While BIM has changed the way architects work, it hasn’t necessarily benefitted all project participants equally. The lack of trust, and the need for different types of information to be included at different phases, has brought in new inefficiencies. New start-up Qonic aims to help
In AEC Magazine over the last few years, we have looked at how BIM modellers were originally devel oped to automatically produce drawings, and therefore provide productivity savings. In isolation, in a utopia, this has been the case so long as you don’t edit them in a 2D drawing application like AutoCAD, as changes to the model will need to be manually edited again.
The idea of a single building model, on which all companies would collaborate has not come to fruition, with the standard practice being multiple models created by multiple project participants for different purposes.
Qonic isn’t like anything I’ve seen before. It seeks to address common problems that affect everyone in the industry for which there are no real solutions other than remodelling, re-drawing
This has led to the need for Common Data Environments (CDEs), complex file management and much duplicated effort. It also extends into fabrication, where detailed 1:1 models and drawings are created.
All these issues combined have left many in the industry pondering what comes next. And with a new generation of design tools, what functionality and capabilities will we need?
The flow of data from concept design to fabricated building is interrupted many times. Somehow, we need a system that can talk openly throughout the design and construction process.
Startup Qonic is developing what it promises to be a unique take on ‘upscaling’ BIM, while taking it to the next level of accuracy, both in geometry and depth of data.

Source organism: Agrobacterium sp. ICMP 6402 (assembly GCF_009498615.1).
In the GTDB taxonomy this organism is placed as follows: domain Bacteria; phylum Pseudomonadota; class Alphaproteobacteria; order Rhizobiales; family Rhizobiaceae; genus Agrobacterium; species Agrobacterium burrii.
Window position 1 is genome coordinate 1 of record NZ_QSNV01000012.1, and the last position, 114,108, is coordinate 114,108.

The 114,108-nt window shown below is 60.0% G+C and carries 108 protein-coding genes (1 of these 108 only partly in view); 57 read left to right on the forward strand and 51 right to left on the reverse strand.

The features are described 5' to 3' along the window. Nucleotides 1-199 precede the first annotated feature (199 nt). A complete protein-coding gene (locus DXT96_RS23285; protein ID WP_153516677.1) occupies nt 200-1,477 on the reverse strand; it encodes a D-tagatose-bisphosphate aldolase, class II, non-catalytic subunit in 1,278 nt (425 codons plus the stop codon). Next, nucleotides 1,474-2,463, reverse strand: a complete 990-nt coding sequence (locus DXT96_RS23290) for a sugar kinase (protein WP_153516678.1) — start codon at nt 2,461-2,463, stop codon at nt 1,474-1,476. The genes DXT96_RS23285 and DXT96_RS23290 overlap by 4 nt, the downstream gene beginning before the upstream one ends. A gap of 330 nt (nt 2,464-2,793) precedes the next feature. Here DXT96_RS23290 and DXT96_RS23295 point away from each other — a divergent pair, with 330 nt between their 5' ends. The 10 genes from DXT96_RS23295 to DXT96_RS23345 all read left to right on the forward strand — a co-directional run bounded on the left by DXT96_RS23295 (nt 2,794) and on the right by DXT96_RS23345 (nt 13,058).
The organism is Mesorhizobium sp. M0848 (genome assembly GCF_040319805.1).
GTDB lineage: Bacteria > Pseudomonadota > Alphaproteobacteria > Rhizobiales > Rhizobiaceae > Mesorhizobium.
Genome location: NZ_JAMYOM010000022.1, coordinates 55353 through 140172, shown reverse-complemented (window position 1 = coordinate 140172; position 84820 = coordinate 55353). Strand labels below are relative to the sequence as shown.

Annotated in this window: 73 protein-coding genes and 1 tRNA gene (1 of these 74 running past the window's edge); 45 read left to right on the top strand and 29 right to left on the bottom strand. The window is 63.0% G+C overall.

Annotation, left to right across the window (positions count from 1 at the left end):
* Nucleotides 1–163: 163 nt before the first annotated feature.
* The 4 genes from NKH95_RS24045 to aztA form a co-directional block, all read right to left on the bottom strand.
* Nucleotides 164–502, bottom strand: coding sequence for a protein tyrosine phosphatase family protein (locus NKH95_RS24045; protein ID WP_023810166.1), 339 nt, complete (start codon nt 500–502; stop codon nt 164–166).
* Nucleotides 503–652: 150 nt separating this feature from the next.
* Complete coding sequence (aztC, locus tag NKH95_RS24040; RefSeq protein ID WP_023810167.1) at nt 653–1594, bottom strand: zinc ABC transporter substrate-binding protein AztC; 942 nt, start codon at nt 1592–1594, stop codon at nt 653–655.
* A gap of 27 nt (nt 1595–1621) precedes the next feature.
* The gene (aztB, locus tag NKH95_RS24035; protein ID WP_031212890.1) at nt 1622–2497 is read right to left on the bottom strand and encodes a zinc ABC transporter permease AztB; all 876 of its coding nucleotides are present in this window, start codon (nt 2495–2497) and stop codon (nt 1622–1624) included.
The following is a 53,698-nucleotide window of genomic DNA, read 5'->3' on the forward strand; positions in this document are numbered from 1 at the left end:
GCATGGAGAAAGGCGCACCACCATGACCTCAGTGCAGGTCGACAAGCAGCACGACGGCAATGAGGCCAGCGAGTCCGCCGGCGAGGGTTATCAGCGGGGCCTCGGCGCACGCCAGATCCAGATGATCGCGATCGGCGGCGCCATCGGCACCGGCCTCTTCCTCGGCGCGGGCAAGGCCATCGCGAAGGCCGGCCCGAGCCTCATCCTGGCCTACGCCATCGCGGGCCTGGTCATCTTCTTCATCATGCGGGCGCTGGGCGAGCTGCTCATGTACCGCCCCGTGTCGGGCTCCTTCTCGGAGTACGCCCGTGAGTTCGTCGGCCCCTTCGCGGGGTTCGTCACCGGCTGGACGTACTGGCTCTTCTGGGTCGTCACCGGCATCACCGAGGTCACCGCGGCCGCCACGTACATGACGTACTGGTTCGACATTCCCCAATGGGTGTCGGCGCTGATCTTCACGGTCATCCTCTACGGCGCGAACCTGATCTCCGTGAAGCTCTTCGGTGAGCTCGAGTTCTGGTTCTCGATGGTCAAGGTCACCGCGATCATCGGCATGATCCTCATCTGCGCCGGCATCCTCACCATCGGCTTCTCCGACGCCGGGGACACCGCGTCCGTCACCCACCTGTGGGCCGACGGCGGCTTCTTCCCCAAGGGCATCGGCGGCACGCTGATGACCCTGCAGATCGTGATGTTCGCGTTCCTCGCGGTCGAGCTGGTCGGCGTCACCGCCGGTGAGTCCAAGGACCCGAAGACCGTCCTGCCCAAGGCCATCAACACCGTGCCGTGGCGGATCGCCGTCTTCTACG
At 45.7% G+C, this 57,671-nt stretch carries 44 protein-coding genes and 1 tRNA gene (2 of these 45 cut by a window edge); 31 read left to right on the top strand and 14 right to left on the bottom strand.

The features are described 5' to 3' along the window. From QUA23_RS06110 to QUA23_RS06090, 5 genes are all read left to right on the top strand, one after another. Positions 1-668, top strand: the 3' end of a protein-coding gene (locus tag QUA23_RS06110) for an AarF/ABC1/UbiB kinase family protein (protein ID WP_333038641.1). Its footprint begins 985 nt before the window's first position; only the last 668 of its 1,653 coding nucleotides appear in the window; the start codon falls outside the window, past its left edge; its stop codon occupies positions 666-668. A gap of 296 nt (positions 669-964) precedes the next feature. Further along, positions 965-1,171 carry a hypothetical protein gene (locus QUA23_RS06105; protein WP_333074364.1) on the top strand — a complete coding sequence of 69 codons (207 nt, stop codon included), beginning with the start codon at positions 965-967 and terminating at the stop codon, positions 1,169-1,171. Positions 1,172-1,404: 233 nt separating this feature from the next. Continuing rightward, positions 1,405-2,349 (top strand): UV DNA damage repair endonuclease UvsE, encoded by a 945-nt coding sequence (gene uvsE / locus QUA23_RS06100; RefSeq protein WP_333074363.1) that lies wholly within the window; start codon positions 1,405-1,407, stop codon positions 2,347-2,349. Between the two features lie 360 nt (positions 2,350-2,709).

Based in Ghent, Belgium, there are a few familiar faces to be seen at its HQ. The co-founders – Erik De Keyser, Mark Van Den Bergh, Tiemen Strobbe , Tjerk Gauderis and Sander Scheiris – are all formerly from Bricsys (developer of BricsCAD). In some ways calling Qonic a start-up is a misnomer, as the group has worked together as a team for many years. This is a re-start-up and it has already grown to twenty people.
De Keyser has a long history in AEC software. He was an architect, got into software development, developed TriForma, which was licensed to Bentley Systems, and when that deal soured he formed Bricsys to develop BricsCAD, an AutoCAD clone that eventually outgrew that constraint and became a complete development platform for BIM, manufacturing and civil design in itself – all based on DWG. Finally, in 2018, De Keyser sold Bricsys to Hexagon and after spending a short amount of time there, he left.
Now free of BricsCAD, as well as the constraint of developing with a DWG envelope, the team has been able to start anew on a fresh, contemporary BIM engine. De Keyser has always used solid modelling in his applications to define 3D geometry – TriForma used Parasolid, BricsCAD used ACIS and now Qonic features a top secret new lightweight kernel of origins unknown, which has direct modelling capabilities and can handle NURBS.
This adherence to solid modelling is not unique (Vectorworks is also powered by Parasolid) but it’s exceptionally important to one of the vertical niches to which Qonic wants to appeal – those working with estimates of quantities.
As the majority of BIM models are inaccurately modelled, taking quantities off them has always been a problem and would lead to more work than was originally intended.
In a Qonic model, concrete volumes, for instance, will be accurate and details will be modelled and intelligently applied throughout a model at 1:1 accuracy. Qonic’s role is about beefing up the bits of BIM models that support downstream processes to alleviate the pressure on remodelling by sorting the problems earlier on in the golden thread.
One of the key aims that this industry needs to address in the next five years is how design information flows from architect to fabricator.
Currently all BIM systems have been developed for a traditional workflow. And while there has been considerable investment in skills and software, for architects, MEP engineers and some structural engineers, the contractual endresults get squashed down to 2D drawings in PDF format.
As firms look to benefit from digital fabrication and off-site construction, Qonic looks to play a role as an intermediary system capable of understanding and absorbing traditional BIM files, at various levels of detail, together with highly accurate solid representations of parts to be manufactured, or materials to be procured for construction.